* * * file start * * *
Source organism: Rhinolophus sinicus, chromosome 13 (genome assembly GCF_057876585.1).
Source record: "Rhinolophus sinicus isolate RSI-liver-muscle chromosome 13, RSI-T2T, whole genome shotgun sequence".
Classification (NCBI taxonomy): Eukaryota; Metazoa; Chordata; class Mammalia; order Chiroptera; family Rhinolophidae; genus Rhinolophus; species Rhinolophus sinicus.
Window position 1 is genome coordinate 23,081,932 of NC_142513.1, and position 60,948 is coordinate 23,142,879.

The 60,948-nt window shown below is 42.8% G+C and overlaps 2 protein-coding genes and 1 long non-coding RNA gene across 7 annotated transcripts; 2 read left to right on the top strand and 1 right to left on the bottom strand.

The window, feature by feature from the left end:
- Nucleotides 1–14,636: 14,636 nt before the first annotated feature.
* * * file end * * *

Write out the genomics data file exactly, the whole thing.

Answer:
Source organism: Rhinolophus sinicus, chromosome 13 (genome assembly GCF_057876585.1).
Source record: "Rhinolophus sinicus isolate RSI-liver-muscle chromosome 13, RSI-T2T, whole genome shotgun sequence".
Classification (NCBI taxonomy): Eukaryota; Metazoa; Chordata; class Mammalia; order Chiroptera; family Rhinolophidae; genus Rhinolophus; species Rhinolophus sinicus.
Window position 1 is genome coordinate 23,081,932 of NC_142513.1, and position 60,948 is coordinate 23,142,879.

The 60,948-nt window shown below is 42.8% G+C and overlaps 2 protein-coding genes and 1 long non-coding RNA gene across 7 annotated transcripts; 2 read left to right on the top strand and 1 right to left on the bottom strand.

The window, feature by feature from the left end:
- Nucleotides 1–14,636: 14,636 nt before the first annotated feature.